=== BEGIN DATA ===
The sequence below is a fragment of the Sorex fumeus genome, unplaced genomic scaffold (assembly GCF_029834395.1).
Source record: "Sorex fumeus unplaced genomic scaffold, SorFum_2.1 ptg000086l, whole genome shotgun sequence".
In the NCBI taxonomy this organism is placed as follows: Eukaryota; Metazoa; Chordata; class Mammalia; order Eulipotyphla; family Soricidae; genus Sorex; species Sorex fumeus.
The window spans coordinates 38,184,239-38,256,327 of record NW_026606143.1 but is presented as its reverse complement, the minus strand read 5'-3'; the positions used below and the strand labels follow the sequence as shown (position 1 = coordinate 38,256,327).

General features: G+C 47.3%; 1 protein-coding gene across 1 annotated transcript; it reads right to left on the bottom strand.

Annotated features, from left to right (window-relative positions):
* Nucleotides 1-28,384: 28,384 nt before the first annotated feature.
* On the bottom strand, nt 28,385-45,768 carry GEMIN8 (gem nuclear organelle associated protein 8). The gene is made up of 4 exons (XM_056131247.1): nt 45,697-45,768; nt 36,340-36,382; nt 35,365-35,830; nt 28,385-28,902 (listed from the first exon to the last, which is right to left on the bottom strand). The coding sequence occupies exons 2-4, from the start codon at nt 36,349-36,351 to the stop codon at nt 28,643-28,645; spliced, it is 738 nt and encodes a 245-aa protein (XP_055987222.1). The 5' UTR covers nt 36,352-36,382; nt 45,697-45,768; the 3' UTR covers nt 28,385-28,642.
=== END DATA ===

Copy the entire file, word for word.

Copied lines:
The sequence below is a fragment of the Sorex fumeus genome, unplaced genomic scaffold (assembly GCF_029834395.1).
Source record: "Sorex fumeus unplaced genomic scaffold, SorFum_2.1 ptg000086l, whole genome shotgun sequence".
In the NCBI taxonomy this organism is placed as follows: Eukaryota; Metazoa; Chordata; class Mammalia; order Eulipotyphla; family Soricidae; genus Sorex; species Sorex fumeus.
The window spans coordinates 38,184,239-38,256,327 of record NW_026606143.1 but is presented as its reverse complement, the minus strand read 5'-3'; the positions used below and the strand labels follow the sequence as shown (position 1 = coordinate 38,256,327).

General features: G+C 47.3%; 1 protein-coding gene across 1 annotated transcript; it reads right to left on the bottom strand.

Annotated features, from left to right (window-relative positions):
* Nucleotides 1-28,384: 28,384 nt before the first annotated feature.
* On the bottom strand, nt 28,385-45,768 carry GEMIN8 (gem nuclear organelle associated protein 8). The gene is made up of 4 exons (XM_056131247.1): nt 45,697-45,768; nt 36,340-36,382; nt 35,365-35,830; nt 28,385-28,902 (listed from the first exon to the last, which is right to left on the bottom strand). The coding sequence occupies exons 2-4, from the start codon at nt 36,349-36,351 to the stop codon at nt 28,643-28,645; spliced, it is 738 nt and encodes a 245-aa protein (XP_055987222.1). The 5' UTR covers nt 36,352-36,382; nt 45,697-45,768; the 3' UTR covers nt 28,385-28,642.